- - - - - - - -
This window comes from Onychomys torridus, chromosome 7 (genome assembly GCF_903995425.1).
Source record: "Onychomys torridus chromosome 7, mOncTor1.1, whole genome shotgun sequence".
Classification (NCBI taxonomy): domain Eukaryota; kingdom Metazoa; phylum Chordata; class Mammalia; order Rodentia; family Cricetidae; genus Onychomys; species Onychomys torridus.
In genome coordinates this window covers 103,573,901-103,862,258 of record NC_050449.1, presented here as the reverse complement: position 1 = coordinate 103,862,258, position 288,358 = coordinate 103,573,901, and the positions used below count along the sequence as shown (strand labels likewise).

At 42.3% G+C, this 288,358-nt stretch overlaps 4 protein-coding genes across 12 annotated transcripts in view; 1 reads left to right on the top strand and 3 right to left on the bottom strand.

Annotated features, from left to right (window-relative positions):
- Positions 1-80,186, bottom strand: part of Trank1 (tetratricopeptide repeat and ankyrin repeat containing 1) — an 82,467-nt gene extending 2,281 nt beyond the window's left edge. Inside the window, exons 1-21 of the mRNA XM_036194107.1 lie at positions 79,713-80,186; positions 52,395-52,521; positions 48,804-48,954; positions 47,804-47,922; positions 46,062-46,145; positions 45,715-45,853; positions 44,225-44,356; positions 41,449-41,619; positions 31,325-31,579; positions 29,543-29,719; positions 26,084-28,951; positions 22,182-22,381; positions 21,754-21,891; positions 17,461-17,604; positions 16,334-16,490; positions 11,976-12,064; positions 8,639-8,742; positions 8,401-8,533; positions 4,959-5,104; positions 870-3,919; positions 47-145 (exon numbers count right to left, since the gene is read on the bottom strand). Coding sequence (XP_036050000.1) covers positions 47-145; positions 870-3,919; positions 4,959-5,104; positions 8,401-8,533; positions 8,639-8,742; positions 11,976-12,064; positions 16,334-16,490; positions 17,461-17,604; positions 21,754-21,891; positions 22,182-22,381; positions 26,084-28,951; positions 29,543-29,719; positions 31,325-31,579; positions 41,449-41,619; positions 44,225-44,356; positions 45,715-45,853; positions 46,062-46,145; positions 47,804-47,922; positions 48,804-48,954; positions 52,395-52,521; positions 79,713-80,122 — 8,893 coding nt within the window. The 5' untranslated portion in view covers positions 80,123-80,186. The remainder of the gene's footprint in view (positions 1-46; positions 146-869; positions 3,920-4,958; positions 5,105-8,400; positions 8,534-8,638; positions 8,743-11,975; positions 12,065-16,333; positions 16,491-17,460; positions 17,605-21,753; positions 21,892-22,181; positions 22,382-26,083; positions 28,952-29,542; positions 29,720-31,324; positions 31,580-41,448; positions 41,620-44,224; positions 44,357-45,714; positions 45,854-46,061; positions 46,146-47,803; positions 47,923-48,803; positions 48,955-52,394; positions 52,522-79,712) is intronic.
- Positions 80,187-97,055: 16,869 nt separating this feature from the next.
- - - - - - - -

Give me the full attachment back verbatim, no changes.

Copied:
This window comes from Onychomys torridus, chromosome 7 (genome assembly GCF_903995425.1).
Source record: "Onychomys torridus chromosome 7, mOncTor1.1, whole genome shotgun sequence".
Classification (NCBI taxonomy): domain Eukaryota; kingdom Metazoa; phylum Chordata; class Mammalia; order Rodentia; family Cricetidae; genus Onychomys; species Onychomys torridus.
In genome coordinates this window covers 103,573,901-103,862,258 of record NC_050449.1, presented here as the reverse complement: position 1 = coordinate 103,862,258, position 288,358 = coordinate 103,573,901, and the positions used below count along the sequence as shown (strand labels likewise).

At 42.3% G+C, this 288,358-nt stretch overlaps 4 protein-coding genes across 12 annotated transcripts in view; 1 reads left to right on the top strand and 3 right to left on the bottom strand.

Annotated features, from left to right (window-relative positions):
- Positions 1-80,186, bottom strand: part of Trank1 (tetratricopeptide repeat and ankyrin repeat containing 1) — an 82,467-nt gene extending 2,281 nt beyond the window's left edge. Inside the window, exons 1-21 of the mRNA XM_036194107.1 lie at positions 79,713-80,186; positions 52,395-52,521; positions 48,804-48,954; positions 47,804-47,922; positions 46,062-46,145; positions 45,715-45,853; positions 44,225-44,356; positions 41,449-41,619; positions 31,325-31,579; positions 29,543-29,719; positions 26,084-28,951; positions 22,182-22,381; positions 21,754-21,891; positions 17,461-17,604; positions 16,334-16,490; positions 11,976-12,064; positions 8,639-8,742; positions 8,401-8,533; positions 4,959-5,104; positions 870-3,919; positions 47-145 (exon numbers count right to left, since the gene is read on the bottom strand). Coding sequence (XP_036050000.1) covers positions 47-145; positions 870-3,919; positions 4,959-5,104; positions 8,401-8,533; positions 8,639-8,742; positions 11,976-12,064; positions 16,334-16,490; positions 17,461-17,604; positions 21,754-21,891; positions 22,182-22,381; positions 26,084-28,951; positions 29,543-29,719; positions 31,325-31,579; positions 41,449-41,619; positions 44,225-44,356; positions 45,715-45,853; positions 46,062-46,145; positions 47,804-47,922; positions 48,804-48,954; positions 52,395-52,521; positions 79,713-80,122 — 8,893 coding nt within the window. The 5' untranslated portion in view covers positions 80,123-80,186. The remainder of the gene's footprint in view (positions 1-46; positions 146-869; positions 3,920-4,958; positions 5,105-8,400; positions 8,534-8,638; positions 8,743-11,975; positions 12,065-16,333; positions 16,491-17,460; positions 17,605-21,753; positions 21,892-22,181; positions 22,382-26,083; positions 28,952-29,542; positions 29,720-31,324; positions 31,580-41,448; positions 41,620-44,224; positions 44,357-45,714; positions 45,854-46,061; positions 46,146-47,803; positions 47,923-48,803; positions 48,955-52,394; positions 52,522-79,712) is intronic.
- Positions 80,187-97,055: 16,869 nt separating this feature from the next.